What kind of rifle training did John Muhammad get in the Army?

What kind of rifle training did John Muhammad get in the Army?

What kind of rifle training did John Muhammad get in the Army?

Answers to your questions about the news.
Oct. 30 2002 5:27 PM

What Kind of Rifle Training Did John Muhammad Get in the Army?

Beltway sniper suspect John Muhammad earned an "expert" marksmanship badge while serving in the Army. What does that mean?

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It means Muhammad got the same basic rifle training as other soldiers but scored slightly higher than most on his final exam. The Army never trained him to be a military sniper.

All new Army recruits must learn to use an M16A2 rifle, a close cousin of the XM15 allegedly used in the Beltway murders. To pass basic training, recruits must show their proficiency with the M16A2 on a rifle range set up like an outdoor bowling alley. Every soldier has a lane with man-sized targets that pop up between 50 and 300 meters. To pass the course, a soldier must hit 23 of 40 targets. To pass with the rank of "expert," the distinction Muhammad earned, a soldier must hit 36 of 40 targets.

Army officers estimate that 10 to 20 percent of soldiers "shoot expert." The honor earns the recruit a silver badge worn on his dress uniform, as well as a line in his personnel file that counts toward promotions and other favorable actions.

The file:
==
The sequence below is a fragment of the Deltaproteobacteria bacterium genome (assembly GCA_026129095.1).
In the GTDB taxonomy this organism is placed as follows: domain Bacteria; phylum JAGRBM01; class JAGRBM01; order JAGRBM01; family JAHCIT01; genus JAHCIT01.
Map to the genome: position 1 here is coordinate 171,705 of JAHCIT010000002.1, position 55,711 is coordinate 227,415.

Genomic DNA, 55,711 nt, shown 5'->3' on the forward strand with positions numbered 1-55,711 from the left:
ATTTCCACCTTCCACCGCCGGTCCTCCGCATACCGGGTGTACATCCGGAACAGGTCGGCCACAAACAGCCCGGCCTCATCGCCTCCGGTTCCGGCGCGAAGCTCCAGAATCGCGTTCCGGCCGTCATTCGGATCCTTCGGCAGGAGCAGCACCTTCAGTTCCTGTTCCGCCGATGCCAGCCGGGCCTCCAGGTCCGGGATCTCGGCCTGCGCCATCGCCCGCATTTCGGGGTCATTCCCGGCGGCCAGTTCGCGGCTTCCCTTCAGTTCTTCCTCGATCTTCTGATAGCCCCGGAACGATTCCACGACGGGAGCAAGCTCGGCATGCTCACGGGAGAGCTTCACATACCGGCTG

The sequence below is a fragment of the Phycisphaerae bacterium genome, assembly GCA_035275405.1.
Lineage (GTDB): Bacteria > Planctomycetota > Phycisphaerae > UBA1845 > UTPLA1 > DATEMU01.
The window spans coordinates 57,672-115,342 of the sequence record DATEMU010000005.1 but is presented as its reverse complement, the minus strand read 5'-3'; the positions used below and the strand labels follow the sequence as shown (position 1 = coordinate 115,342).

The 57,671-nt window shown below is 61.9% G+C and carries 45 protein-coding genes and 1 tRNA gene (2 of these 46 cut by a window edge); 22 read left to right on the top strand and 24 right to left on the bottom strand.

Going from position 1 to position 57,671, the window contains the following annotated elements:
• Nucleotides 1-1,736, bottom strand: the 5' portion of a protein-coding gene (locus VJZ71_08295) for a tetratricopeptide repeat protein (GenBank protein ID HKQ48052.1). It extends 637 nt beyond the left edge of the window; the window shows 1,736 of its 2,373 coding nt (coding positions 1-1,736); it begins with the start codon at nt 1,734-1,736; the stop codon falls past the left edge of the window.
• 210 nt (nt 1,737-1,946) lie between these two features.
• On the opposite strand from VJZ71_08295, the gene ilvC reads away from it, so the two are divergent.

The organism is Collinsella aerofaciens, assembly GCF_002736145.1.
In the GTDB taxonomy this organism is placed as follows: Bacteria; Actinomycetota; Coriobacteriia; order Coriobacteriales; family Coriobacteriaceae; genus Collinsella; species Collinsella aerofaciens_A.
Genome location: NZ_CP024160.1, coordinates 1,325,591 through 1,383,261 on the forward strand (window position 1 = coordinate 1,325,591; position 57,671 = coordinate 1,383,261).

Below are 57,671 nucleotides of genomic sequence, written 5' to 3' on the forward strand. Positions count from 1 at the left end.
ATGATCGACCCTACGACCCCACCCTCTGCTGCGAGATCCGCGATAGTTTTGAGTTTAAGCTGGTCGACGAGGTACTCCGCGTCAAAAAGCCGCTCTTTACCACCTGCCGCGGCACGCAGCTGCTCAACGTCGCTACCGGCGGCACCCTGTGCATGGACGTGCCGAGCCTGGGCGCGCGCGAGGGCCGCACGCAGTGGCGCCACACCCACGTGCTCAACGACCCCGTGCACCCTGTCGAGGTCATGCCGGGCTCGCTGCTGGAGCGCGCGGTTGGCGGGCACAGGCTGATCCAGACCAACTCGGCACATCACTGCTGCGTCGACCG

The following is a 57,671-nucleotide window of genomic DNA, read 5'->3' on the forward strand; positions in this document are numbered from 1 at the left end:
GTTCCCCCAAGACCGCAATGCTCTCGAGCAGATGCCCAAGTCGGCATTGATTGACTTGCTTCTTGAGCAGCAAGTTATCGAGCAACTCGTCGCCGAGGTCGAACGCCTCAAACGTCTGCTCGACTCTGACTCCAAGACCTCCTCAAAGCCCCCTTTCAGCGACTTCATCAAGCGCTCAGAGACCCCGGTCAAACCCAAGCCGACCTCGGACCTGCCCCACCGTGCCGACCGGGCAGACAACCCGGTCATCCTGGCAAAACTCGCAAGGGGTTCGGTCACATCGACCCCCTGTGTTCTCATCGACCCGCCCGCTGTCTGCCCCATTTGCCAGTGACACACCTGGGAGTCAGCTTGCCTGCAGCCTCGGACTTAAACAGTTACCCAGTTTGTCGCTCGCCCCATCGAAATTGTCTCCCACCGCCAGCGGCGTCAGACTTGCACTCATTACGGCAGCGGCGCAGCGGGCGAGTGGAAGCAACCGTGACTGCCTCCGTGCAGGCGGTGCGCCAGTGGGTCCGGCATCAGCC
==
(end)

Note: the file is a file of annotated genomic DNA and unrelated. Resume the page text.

To become a military sniper, however, soldiers must volunteer to enter a rigorous course that takes five weeks to complete. The Pentagon says John Muhammad held the jobs of metal worker, combat engineer, and water transport specialist but never attended sniper school; it's unclear whether he even applied.Field commanders select potential snipers based on marksmanship, physical aptitude, intelligence, vision, and the ability to work in small teams for long periods. Muhammad's shooting ability was up to par, but his ex-commanders claim he didn't work well with others, which would have almost certainly sunk his application.

Military snipers learn to shoot their prey from distances of up to a mile away. (That's far greater than the distances of 100-200 yards from which Muhammad allegedly shot at pedestrians in the D.C. suburbs.) They also practice the art of moving stealthily. The capstone to the training is a sniper competition, where students attempt to evade detection for days on end as they stalk and shoot a target. Sniper school is one of the most demanding programs taught by the military, and even someof the most elite troops—Rangers, Green Berets, Marines—don't earn the title of sniper.